Tomorrow is another day... of course a known working TSL2561 project would graciously be put to the test on my hardware.

Last Edited: Tue. Jan 3, 2017 - 10:53 PM
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If you need a bus speed below the standard 100kHz, it is because you have not got suitable external pullup resistors.
4k7 is fine for 5V. 2k7 for 3.3V. Your comms should be 100% reliable.
.
David.

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This is the module

https://www.adafruit.com/product...

THis is the schematic

https://cdn-learn.adafruit.com/a...

It does voltage translation

Pull ups are 10K on either side of the translator. 

I've scoped the signals, they look ok, the logic analyser reads them ok...

This mornings test seem to show it working at around 275KHz which should be ok for the chip. 

I'm using an interrupt driven I2C driver from another source which is in use on other projects.

 

However, there is one issue existing which is still a cause for concern and I've seen it before, that is, the data sheet states that writing 0x03 to the control reg and reading it back should also give 0x03.

I get 0x33 returned frm this register, yet a check of the timing register reads back ok.  **  Attached the actual decoded logic waveforms for reference **

I'm going to reduce the resistors, and see if it makes a difference.

There may be a case for getting this thread moved to a new thread about the TSL2561 to assist any other users looking for help with this chip.

I'll post the final code when it's all working.

 

*UPDATE*  

Changed resistors to 4k7 on  5V side and 2k2 on 3V side. Considering they are effectively in parallel the load is even smaller.

Exactly the same .. it appears to work, but the readback of the control register is still 0x33 and not 0x03.  I have sent a ticket to AMS for their opinion.

 

*FURTHER UPDATE*

Found this on the Electric Imp website about TSL2561.

 

"Just to check this has worked, we read the control register: the return value, logged in the IDE, should be 3 if the TSL2561 has just started up, or 51 if the device has already been switched on."

 

 That 51 equates to 0x33..  so now, according to that little useful snippet - everything is working. I cannot see mention of this on the datasheet, I may have missed it.. but if not, then I've spent days trying in part to fix a non existent problem.

 

 

 

 

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Last Edited: Wed. Jan 4, 2017 - 10:08 AM
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The TSL2561 is specified for 0-400kHz with I2C bus.   Or 10-100kHz with an SMBUS.

 

Yes,  it is an excellent strategy:   Write a value to a register and read it back.

Write a whole Test Suite if you are feeling keen.

 

Are you saying that everything has always worked at 100kHz?  Except for one register returning 0x33?

 

If you are using the bus for several devices,  you must "start" at the lowest common bus speed.    Once acknowledged,   you can communicate at 400kHz if the Slave supports it.

 

In practice,   you might just as well stick to 100kHz.   Your bus traffic is not significant.

 

David.

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It looks working, and the 0x33 seems to be an ambiguity with the datasheet. Which if so, had me foxed for a long time.

Its running at 240kHz now. Earlier attempts with different drivers seemed to be erratic but I was spending time trying to fix the 0x33 / 0x03 issue thinking it was a comms problem, which perhaps blinded me to other issues.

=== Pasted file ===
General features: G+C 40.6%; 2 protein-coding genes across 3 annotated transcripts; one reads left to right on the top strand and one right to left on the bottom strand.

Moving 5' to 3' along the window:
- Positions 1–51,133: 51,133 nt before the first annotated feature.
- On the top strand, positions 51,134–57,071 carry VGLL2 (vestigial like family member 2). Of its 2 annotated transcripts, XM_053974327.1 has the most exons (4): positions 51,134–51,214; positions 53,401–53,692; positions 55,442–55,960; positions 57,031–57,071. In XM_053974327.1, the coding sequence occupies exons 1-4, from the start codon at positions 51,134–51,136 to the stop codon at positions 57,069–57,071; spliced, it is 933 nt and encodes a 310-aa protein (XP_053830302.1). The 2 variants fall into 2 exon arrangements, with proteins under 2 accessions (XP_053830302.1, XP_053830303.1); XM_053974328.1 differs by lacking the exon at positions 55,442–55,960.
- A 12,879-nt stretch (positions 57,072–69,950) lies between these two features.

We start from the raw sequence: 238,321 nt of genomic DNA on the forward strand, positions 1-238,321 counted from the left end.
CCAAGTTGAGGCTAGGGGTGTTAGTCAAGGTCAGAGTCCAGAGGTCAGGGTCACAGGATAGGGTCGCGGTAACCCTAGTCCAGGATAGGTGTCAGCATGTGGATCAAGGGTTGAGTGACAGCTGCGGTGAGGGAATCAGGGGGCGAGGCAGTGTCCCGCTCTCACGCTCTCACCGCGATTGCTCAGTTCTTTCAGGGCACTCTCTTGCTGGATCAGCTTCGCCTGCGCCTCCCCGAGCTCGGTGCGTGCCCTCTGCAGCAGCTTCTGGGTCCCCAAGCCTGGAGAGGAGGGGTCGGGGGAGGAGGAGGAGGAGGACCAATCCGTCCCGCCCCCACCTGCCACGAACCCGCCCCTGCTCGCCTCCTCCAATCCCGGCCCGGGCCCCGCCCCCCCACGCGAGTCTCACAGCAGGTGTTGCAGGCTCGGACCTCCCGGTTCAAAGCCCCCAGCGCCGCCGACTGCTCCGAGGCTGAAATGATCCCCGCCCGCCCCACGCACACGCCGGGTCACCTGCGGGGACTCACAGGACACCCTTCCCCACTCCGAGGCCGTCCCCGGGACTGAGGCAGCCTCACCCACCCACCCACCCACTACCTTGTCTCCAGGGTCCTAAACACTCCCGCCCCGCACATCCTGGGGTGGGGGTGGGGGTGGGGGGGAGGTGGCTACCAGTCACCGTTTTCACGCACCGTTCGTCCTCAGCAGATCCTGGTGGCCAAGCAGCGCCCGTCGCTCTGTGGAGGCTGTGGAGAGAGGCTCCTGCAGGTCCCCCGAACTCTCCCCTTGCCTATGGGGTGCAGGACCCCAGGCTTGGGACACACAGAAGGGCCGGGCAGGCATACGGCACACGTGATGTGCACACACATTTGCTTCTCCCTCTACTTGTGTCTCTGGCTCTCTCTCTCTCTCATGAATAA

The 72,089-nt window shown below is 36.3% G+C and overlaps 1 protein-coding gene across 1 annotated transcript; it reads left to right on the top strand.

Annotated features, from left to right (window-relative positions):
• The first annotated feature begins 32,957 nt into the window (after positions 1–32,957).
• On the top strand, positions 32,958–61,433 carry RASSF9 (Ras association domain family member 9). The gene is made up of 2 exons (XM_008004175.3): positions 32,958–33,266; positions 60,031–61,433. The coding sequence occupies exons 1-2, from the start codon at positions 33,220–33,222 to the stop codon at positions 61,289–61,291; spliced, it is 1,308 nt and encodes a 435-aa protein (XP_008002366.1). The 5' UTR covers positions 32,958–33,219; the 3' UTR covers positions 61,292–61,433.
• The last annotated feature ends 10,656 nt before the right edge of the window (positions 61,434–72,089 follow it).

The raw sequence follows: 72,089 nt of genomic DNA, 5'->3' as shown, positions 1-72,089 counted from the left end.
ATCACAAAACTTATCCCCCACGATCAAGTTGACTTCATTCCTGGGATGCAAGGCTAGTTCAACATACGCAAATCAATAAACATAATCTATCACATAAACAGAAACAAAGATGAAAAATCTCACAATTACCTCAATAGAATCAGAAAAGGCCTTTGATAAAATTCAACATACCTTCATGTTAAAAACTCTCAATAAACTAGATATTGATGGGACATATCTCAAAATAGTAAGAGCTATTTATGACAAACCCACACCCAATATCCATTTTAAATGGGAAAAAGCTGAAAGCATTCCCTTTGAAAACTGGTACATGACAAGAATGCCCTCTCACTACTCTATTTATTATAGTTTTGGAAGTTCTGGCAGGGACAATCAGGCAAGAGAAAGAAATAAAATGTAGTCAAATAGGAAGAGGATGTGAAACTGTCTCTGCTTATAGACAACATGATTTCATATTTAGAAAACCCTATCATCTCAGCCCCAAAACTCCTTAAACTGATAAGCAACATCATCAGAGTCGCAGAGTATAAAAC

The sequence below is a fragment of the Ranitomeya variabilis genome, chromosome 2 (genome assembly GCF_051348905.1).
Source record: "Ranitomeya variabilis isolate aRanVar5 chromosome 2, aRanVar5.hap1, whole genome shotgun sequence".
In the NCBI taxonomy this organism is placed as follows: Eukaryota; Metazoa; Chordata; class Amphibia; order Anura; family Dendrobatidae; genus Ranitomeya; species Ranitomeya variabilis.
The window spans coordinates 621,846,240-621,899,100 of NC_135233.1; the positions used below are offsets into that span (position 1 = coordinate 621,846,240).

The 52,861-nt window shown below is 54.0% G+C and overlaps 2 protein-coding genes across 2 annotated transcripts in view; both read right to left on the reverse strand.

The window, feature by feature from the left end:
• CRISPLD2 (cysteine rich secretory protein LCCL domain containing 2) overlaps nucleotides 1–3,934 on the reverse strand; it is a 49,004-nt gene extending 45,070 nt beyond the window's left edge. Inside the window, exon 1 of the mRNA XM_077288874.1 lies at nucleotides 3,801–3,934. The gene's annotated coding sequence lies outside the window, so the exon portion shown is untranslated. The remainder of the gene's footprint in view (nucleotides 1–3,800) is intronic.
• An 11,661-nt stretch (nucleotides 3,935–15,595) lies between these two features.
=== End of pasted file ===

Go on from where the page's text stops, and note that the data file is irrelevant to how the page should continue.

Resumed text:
The sensor responds to light level changes as expected .

Only this device on the I2C bus - although the main project has SPI driving CAN. I'll try other bus speeds, but the comms looks ok right now.

 

So it seems to function now when integrated with existing code, but I'm not convinced the conversion to Lux values are correct. However the values are stable-ish.

The actual Lux is calculated from two AtoDs in the chip, one for infra red, and another for visible light. I use two different conversion functions both imported from the web and the outputs agree exactly.

I've just ordered a lux meter... 

Watch this space.

Rob

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If you only have one device on the bus,   the bus capacitance will be pretty negligible.    Only you know your pcb trace geometry and any external bus wiring.    Your 10k pullups would have been fine.   I would stick to 100kHz.

 

I know nothing about Lux.    Except that "low energy" light bulbs were an amazing confidence trick.    They quote Lumens but compare against the "poorest" standard wattage incandescent bulbs.

 

You certainly get more light from an old 100W than the "equivalent" low energy replacement.

I am all in favour of electrical efficiency.   But if I want to see something,   I need sufficient Lumens.

 

David.

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Finally!!!! Solved.

And the underlying problem was of course me. Mistaking a defined value for the timing register address, as the value. So when I changed the define... the register address went wrong.

Although it appeared to work, the lux values were way off. In the end I had to do a 12c packet by packet comparison with a working Arduino example to spot it.

 

I now have a working set of code for the TSL2561 on a Mega 32.  Attached for anyone who may be stuck. Still could do with tidying up a little but it should work out of the box.

 

If anyone needs help...  and thanks for listening.

Rob

 

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Ah-ha.    It looks like you have a manageable number of files.

 

That seems a lot easier than the ASF minefield.

 

Note that the datasheets for the legacy ATmega32 advise against low values in TWBR.

I always managed to get reliable I2C with high bus speeds.

 

I would strongly advise against your DDRC and PORTC statements.   You must NOT drive the I2C bus high.   Nor should you enable internal pullups.     (this is only done for Arduino users who can not afford resistors)

 

David.

Last Edited: Fri. Jan 6, 2017 - 01:58 PM